An Evening with Gaye Adegbalola by Monica Yasher

Posted on 4/14/2010 by Monica Yasher

(Pittsburgh, PA) On March 29th, California University of Pennsylvania offered a unique blues event where the history of women and the blues was presented.  What a great evening in honor of Women's History Month!  The guest of honor was Gaye Adegbalola, who shared with Roddy Barnes, her sheroes with a one evening Neo-Classical Blues Concert.  The purpose of the event was to show the strength of women through blues music selections and artist discussion. 

Ms. Adegbalola is more than qualified to offer expertise in this arena.  She was named the Virginia State Teacher of the Year in 1982.  She is a Blues Award Nominee this year.  With this nomination, she hopes to have a pair of awards sitting on her mantle!

It was evident that Roddy and Gaye, who have been working together for a while, have a great friendship.  They appeared dressed up in the spirit of great blues divas of the 1920s and 30s, with a bit of a twist, as both were donned in tuxedos.   The grand piano on the stage added to the element of moving back into time, rather than using an electronic keyboard of today.  Though dressed formally, their stage presence was informal.  As laid back hosts of their own party, they invited you in to just relax and enjoy the show.  You were drawn in to listen to the stories and enjoy the music, though the reality was the content of the show was really quite serious as the origins of blues music and lyrics and how lives were written to share sad, often intense, moments of a life were brought to life. 

Ms. Adegbalola offered her interpretation of song lyrics of the 20's and 30's, that are still pertinent for today.  As I spoke with Gaye a few days later, I discussed with her how I wish I would have taken my daughter to see her show.  She touched on topics such as pregnancy with the song,  'Careless Love'.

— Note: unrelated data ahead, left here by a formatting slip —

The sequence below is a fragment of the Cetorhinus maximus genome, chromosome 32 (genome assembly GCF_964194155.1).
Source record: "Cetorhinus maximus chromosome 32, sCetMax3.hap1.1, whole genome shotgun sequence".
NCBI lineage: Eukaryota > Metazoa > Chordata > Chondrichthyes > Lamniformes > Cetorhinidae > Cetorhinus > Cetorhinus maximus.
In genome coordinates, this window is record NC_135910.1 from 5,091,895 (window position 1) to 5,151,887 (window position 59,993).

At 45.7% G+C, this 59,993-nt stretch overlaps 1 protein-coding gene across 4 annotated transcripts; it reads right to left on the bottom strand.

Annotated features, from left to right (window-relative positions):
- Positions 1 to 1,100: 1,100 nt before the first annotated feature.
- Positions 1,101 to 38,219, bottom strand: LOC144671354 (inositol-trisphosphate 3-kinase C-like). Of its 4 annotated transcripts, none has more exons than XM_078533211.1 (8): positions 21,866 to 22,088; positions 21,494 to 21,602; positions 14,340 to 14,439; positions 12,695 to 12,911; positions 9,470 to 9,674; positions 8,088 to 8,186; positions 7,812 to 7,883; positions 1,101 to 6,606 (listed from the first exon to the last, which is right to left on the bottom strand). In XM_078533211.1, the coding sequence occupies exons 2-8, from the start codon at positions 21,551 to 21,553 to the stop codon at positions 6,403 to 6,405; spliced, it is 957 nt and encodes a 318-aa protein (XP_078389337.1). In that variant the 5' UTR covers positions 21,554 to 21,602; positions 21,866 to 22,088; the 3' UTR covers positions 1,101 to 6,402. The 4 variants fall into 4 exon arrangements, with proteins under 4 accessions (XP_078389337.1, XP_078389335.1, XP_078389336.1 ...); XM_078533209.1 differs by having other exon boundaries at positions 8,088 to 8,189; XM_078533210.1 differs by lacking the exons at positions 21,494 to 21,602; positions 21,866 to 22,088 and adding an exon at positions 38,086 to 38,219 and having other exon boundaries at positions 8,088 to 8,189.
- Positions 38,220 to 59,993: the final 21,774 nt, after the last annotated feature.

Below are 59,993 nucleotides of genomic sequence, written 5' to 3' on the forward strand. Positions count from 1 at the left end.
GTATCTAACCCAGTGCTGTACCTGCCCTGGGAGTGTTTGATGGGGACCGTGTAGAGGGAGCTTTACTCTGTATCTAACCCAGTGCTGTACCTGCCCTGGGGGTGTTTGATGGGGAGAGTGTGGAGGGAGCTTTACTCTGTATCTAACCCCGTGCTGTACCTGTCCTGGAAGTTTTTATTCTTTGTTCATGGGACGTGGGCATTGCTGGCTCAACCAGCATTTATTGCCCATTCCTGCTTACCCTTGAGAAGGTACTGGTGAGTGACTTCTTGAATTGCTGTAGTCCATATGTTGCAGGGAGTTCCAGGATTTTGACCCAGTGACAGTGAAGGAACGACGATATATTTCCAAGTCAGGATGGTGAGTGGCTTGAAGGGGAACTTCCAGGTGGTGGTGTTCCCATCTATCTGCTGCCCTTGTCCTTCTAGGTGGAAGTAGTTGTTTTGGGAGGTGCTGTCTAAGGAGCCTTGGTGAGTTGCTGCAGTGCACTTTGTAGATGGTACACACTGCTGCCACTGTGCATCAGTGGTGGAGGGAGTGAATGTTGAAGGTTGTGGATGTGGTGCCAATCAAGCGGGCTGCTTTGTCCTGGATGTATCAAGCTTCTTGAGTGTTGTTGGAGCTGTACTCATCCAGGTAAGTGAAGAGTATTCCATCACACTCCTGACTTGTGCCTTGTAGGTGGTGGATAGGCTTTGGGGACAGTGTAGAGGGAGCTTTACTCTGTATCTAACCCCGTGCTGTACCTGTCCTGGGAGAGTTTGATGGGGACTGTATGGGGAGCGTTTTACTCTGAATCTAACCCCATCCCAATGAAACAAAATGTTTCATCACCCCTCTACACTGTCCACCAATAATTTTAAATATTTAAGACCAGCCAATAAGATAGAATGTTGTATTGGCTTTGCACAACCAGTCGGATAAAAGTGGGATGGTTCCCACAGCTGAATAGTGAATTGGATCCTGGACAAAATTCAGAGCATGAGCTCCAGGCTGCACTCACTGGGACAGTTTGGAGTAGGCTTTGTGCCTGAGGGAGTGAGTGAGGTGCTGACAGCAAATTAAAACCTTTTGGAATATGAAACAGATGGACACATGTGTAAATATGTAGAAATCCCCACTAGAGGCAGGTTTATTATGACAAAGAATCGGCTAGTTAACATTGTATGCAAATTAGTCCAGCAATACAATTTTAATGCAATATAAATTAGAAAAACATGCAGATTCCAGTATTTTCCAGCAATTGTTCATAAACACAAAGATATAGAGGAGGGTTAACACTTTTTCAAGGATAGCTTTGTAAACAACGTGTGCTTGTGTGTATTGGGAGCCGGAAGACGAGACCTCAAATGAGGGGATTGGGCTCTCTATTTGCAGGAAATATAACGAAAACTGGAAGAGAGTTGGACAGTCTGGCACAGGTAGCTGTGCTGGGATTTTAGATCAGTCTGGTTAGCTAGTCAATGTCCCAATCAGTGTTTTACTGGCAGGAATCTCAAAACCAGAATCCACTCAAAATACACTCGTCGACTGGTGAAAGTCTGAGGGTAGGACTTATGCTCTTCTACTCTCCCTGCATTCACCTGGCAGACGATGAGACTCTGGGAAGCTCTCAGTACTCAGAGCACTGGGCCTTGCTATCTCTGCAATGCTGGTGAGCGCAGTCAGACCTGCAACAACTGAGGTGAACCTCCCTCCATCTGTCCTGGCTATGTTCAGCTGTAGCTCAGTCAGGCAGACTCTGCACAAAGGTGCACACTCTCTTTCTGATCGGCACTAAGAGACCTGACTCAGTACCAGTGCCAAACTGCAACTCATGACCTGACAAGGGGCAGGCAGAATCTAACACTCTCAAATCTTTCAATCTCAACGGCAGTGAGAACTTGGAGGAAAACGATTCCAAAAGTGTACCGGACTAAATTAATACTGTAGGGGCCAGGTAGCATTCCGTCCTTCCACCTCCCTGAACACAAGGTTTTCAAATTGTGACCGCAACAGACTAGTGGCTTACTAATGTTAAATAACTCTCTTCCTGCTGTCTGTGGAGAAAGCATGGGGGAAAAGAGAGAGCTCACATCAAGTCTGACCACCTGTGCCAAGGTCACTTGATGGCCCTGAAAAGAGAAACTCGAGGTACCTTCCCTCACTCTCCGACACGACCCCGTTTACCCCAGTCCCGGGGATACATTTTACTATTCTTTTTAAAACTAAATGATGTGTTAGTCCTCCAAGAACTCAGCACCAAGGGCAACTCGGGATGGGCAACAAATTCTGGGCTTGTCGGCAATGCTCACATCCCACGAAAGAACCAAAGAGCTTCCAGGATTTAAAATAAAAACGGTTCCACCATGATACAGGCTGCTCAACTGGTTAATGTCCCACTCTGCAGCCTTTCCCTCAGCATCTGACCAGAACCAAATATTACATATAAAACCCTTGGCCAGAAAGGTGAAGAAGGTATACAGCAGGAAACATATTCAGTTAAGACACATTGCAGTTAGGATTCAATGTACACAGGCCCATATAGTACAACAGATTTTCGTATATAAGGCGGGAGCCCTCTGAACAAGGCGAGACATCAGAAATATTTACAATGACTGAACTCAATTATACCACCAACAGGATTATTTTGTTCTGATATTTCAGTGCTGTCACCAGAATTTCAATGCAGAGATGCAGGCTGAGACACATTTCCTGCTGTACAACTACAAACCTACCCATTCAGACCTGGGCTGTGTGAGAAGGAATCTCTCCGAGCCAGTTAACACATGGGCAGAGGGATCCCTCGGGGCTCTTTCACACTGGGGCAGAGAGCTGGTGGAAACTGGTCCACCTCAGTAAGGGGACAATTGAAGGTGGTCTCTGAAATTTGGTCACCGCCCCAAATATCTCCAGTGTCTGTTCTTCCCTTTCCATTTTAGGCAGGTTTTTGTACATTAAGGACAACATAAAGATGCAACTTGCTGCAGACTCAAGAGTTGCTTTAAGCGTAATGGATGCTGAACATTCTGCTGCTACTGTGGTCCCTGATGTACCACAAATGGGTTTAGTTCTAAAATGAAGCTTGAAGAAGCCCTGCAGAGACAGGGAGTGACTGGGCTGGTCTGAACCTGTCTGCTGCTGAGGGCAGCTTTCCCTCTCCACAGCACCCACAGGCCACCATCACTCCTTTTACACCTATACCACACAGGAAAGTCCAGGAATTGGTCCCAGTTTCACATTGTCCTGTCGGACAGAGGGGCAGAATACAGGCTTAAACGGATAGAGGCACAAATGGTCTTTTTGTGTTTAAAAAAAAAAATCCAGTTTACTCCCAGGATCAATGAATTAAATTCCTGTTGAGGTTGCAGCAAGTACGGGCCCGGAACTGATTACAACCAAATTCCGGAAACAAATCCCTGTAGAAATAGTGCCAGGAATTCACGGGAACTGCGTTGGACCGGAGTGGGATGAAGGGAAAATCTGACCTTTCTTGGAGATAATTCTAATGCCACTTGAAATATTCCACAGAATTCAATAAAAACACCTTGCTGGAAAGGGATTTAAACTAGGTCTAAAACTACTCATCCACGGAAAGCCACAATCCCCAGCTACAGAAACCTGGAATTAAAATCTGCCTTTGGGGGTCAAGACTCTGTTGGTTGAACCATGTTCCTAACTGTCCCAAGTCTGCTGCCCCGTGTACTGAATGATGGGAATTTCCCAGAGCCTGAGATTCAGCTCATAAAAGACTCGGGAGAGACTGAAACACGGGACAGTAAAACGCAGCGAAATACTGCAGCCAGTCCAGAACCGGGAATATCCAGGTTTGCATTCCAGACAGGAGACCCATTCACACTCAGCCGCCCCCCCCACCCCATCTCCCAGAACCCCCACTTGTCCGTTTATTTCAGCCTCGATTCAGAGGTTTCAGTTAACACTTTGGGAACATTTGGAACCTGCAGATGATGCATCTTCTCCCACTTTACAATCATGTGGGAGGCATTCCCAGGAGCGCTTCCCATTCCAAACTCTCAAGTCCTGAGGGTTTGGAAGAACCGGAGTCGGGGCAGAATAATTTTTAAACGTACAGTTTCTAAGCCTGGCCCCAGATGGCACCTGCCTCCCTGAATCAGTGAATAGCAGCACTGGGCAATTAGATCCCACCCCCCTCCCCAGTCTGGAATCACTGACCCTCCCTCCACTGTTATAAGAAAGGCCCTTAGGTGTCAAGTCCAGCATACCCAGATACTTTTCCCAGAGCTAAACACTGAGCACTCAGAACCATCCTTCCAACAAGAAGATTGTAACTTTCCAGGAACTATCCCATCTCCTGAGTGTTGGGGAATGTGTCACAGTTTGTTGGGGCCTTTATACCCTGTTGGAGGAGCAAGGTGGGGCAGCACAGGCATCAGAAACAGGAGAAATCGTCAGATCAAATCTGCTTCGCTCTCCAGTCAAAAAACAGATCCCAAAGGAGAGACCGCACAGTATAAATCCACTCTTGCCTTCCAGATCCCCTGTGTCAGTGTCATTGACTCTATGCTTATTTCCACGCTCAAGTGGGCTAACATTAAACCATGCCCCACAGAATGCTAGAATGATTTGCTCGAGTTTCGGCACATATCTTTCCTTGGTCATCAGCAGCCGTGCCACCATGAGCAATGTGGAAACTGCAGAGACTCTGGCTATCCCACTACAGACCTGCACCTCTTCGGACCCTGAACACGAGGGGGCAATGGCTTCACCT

When i wore my apron low
Couldn't keep you from my do'
Fare thee well, my honey, fare thee well

Now i wear my apron high
Scarcely ever see you passing by
Fare thee well, my honey, fare thee well

When Gaye performed this song, she used hand gestures to depict that the girl's apron was cut low.  When she began to sing the second verse with a circular hand gesture, she depicted that the apron was high due to a woman carrying a baby.  This was a song of consequence that still can hold true for today's world.

The blues music of the 20's and 30's was so before it's time.  As much as many are disenchanted with rap or hip hop lyrics of today.   The blues lyrics were on the forefront of provocative discussion.  Discussions of pregnancy, abuse of women, prostitution, alcoholism, infidelity, homosexuality, gender politics, prisons, racism, etc.  These women of the blues were the first to discuss the issues of today, that were then. 

Keep in mind this was an event to recognize Women's History month.  And as I talked to Gaye, she shared that women are quite resilient, including herself.  Gaye has lived through life threatening cancer, oppression from being a woman, oppression from being a black woman, and heartbreak.

During the show Gaye shared that Bessie Smith was a blues woman who owned her own railway.  Can you imagine anyone owning a railway during the depression.  Let alone, a black female?  She shared that Memphis Minnie was always the lead guitarist to her husbands who played rhythm.  And, as I write this, it just occurred to me that women as a whole probably weren't even able to vote.  But here you have yet another example of strong black women who could take the lead of a band, of a song, of their lives.